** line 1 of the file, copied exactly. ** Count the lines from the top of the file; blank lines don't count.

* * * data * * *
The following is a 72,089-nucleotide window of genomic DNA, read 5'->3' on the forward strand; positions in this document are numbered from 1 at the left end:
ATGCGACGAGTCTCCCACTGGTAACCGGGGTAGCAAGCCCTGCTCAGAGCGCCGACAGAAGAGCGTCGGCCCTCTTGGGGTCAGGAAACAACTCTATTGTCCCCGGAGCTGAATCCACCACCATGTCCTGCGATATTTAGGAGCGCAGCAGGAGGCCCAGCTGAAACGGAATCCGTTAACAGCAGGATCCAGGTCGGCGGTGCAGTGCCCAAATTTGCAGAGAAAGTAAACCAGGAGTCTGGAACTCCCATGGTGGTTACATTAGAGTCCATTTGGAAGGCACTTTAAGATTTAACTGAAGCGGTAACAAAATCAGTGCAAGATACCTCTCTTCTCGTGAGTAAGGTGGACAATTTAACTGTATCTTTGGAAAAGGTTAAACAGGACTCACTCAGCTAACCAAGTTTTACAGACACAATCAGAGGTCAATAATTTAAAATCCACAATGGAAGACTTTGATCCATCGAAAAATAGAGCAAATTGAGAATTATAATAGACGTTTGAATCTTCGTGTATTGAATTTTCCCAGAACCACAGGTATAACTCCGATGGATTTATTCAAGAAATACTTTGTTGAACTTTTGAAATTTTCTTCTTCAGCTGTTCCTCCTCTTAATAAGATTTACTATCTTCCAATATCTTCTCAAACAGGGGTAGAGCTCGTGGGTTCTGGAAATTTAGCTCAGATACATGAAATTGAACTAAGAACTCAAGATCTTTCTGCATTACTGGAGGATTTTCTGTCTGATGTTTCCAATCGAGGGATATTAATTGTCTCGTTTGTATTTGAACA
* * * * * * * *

The following is a 72,089-nucleotide window of genomic DNA, read 5'->3' on the forward strand; positions in this document are numbered from 1 at the left end: